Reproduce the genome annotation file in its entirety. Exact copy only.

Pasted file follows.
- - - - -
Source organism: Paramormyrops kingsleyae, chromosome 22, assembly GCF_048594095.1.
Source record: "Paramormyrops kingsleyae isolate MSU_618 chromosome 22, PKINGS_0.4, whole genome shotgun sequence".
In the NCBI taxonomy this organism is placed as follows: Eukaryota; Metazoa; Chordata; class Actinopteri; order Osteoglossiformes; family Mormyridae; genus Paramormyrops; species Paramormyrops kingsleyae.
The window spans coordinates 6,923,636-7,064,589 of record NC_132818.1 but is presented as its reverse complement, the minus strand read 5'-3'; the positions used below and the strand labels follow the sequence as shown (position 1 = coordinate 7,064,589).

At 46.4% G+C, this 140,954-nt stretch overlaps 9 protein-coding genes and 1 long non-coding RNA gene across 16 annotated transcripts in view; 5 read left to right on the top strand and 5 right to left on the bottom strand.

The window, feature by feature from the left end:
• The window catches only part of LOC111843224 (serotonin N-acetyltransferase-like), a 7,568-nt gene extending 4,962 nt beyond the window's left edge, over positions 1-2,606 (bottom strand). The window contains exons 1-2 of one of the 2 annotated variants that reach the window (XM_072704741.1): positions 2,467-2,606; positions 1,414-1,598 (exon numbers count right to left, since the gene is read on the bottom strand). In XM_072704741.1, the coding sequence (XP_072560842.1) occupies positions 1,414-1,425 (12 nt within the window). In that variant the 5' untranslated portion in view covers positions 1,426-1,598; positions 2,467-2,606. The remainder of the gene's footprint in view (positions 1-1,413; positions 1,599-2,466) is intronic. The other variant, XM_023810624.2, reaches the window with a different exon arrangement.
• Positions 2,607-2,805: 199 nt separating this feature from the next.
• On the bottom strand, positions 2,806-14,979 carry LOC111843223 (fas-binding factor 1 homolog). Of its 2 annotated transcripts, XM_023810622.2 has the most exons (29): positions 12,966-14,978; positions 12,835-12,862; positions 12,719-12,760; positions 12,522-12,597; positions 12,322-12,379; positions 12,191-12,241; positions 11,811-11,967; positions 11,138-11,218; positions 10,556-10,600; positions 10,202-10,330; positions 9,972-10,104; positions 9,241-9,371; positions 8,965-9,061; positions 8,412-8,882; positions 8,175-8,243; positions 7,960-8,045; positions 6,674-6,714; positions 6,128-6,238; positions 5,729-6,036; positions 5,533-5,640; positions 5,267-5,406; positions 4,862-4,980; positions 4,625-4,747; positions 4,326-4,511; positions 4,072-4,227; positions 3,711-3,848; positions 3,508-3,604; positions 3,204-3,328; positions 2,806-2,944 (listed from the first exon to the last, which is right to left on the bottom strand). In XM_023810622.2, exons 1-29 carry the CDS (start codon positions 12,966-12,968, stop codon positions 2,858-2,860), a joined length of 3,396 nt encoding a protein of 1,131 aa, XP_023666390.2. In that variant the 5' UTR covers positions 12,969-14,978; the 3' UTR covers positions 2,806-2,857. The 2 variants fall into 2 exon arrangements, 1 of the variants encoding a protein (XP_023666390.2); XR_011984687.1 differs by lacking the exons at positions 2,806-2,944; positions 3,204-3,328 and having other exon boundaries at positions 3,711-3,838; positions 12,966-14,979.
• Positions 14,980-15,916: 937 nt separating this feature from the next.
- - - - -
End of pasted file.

Source organism: Paramormyrops kingsleyae, chromosome 22, assembly GCF_048594095.1.
Source record: "Paramormyrops kingsleyae isolate MSU_618 chromosome 22, PKINGS_0.4, whole genome shotgun sequence".
In the NCBI taxonomy this organism is placed as follows: Eukaryota; Metazoa; Chordata; class Actinopteri; order Osteoglossiformes; family Mormyridae; genus Paramormyrops; species Paramormyrops kingsleyae.
The window spans coordinates 6,923,636-7,064,589 of record NC_132818.1 but is presented as its reverse complement, the minus strand read 5'-3'; the positions used below and the strand labels follow the sequence as shown (position 1 = coordinate 7,064,589).

At 46.4% G+C, this 140,954-nt stretch overlaps 9 protein-coding genes and 1 long non-coding RNA gene across 16 annotated transcripts in view; 5 read left to right on the top strand and 5 right to left on the bottom strand.

The window, feature by feature from the left end:
• The window catches only part of LOC111843224 (serotonin N-acetyltransferase-like), a 7,568-nt gene extending 4,962 nt beyond the window's left edge, over positions 1-2,606 (bottom strand). The window contains exons 1-2 of one of the 2 annotated variants that reach the window (XM_072704741.1): positions 2,467-2,606; positions 1,414-1,598 (exon numbers count right to left, since the gene is read on the bottom strand). In XM_072704741.1, the coding sequence (XP_072560842.1) occupies positions 1,414-1,425 (12 nt within the window). In that variant the 5' untranslated portion in view covers positions 1,426-1,598; positions 2,467-2,606. The remainder of the gene's footprint in view (positions 1-1,413; positions 1,599-2,466) is intronic. The other variant, XM_023810624.2, reaches the window with a different exon arrangement.
• Positions 2,607-2,805: 199 nt separating this feature from the next.
• On the bottom strand, positions 2,806-14,979 carry LOC111843223 (fas-binding factor 1 homolog). Of its 2 annotated transcripts, XM_023810622.2 has the most exons (29): positions 12,966-14,978; positions 12,835-12,862; positions 12,719-12,760; positions 12,522-12,597; positions 12,322-12,379; positions 12,191-12,241; positions 11,811-11,967; positions 11,138-11,218; positions 10,556-10,600; positions 10,202-10,330; positions 9,972-10,104; positions 9,241-9,371; positions 8,965-9,061; positions 8,412-8,882; positions 8,175-8,243; positions 7,960-8,045; positions 6,674-6,714; positions 6,128-6,238; positions 5,729-6,036; positions 5,533-5,640; positions 5,267-5,406; positions 4,862-4,980; positions 4,625-4,747; positions 4,326-4,511; positions 4,072-4,227; positions 3,711-3,848; positions 3,508-3,604; positions 3,204-3,328; positions 2,806-2,944 (listed from the first exon to the last, which is right to left on the bottom strand). In XM_023810622.2, exons 1-29 carry the CDS (start codon positions 12,966-12,968, stop codon positions 2,858-2,860), a joined length of 3,396 nt encoding a protein of 1,131 aa, XP_023666390.2. In that variant the 5' UTR covers positions 12,969-14,978; the 3' UTR covers positions 2,806-2,857. The 2 variants fall into 2 exon arrangements, 1 of the variants encoding a protein (XP_023666390.2); XR_011984687.1 differs by lacking the exons at positions 2,806-2,944; positions 3,204-3,328 and having other exon boundaries at positions 3,711-3,838; positions 12,966-14,979.
• Positions 14,980-15,916: 937 nt separating this feature from the next.